Midday | WYPR


Photo Courtesy AP/ Patrick Semansky

In last Sunday’s New York Time’s Magazine, Pro Publica reporter Alec MacGillis chronicles the strained relations between the police and impoverished communities since the 2015 uprising.  The story paints a grim picture of our hometown.  The cover is emblazoned with a title that is depressing and sobering:  How an American City Falls Apart:  The Tragedy of Baltimore

Is our city falling apart?  Did the 4 million plus subscribers to the Times get an accurate picture of where we are today, and where we’ve been in the past? 

Alec MacGillis covers politics and government for Pro Publica.  He was part of a team that won a Pulitzer Prize when he was working at the Baltimore Sun. In 2016, he won the Toner Prize for Excellence in Political Reporting.  In addition to the New York Times, his work has been featured in the New Yorker, the Atlantic and several other national publications.  

Teresa Castracane photography

It's Thursday, and Midday theater critic J. Wynn Rousuck joins Tom in the studio for another of her weekly reviews of the regional stage. Today, she spotlights Dinner with Friends, the 1999 Off-Broadway hit that won playwright Donald Margulies the 2000 Pultizer Prize for Drama.  A new production of this popular play is now on stage at Baltimore's Everyman Theatre.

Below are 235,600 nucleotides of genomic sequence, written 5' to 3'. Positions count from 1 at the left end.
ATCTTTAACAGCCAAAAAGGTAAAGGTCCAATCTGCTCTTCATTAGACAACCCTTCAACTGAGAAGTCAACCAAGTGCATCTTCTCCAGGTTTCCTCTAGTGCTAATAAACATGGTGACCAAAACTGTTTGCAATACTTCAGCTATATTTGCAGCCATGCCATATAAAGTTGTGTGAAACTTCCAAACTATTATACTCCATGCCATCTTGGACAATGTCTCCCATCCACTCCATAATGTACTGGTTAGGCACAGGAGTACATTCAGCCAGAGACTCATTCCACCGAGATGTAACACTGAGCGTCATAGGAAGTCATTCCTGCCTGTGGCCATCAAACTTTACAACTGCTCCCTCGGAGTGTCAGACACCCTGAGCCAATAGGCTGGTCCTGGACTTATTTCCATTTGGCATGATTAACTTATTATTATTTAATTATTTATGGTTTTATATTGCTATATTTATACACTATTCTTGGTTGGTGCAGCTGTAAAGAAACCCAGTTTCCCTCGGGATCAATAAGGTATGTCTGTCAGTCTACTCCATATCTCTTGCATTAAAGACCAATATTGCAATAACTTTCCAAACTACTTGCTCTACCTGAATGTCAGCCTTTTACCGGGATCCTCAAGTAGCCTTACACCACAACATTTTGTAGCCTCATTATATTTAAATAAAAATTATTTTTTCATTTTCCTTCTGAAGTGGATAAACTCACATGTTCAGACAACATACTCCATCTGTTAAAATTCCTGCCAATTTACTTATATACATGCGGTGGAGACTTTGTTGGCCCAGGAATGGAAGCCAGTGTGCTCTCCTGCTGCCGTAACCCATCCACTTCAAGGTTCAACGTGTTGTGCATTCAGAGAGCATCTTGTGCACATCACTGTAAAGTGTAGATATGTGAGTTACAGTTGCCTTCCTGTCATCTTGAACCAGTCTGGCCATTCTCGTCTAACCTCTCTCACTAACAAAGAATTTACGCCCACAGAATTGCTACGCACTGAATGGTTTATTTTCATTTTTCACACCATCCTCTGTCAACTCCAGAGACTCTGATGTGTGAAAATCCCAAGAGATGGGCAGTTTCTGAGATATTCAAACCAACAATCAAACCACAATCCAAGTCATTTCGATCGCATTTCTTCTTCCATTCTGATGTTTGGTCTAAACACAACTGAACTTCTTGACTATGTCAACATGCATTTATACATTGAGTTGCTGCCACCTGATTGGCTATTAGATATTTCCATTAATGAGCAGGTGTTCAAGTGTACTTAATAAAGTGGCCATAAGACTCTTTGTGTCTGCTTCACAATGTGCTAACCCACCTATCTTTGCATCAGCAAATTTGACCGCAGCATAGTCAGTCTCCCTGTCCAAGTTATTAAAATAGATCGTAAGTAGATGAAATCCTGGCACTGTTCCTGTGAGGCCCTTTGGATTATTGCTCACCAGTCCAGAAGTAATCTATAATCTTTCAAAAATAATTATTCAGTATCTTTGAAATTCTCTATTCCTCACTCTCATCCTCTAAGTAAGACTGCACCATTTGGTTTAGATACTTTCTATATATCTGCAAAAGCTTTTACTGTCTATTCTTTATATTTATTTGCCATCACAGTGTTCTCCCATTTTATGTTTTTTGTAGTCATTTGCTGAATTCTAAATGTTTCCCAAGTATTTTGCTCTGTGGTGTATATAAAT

Directed by Everyman's Founding Artistic Director Vincent Lancisi, Dinner with Friends centers on married food writers Gabe (played by M. Scott McLean) and Karen (Beth Hylton), and their frequent dinner guests, long-time friends Beth (Megan Anderson) and her husband Tom (Danny Gavigan).  When Beth announces that her husband wants a divorce after 12 years of marriage, both couples are forced to confront profound questions about loyalty, commitment and personal freedom. 

Dinner with Friends, an enduring drama about marriage and friendship, continues at Everyman Theatre until Sunday, April 7th.  

Photo courtesy Department of Housing and Community Development

Michael Braverman, the Commissioner of the Baltimore City Department of Housing & Community Development, joins Tom today.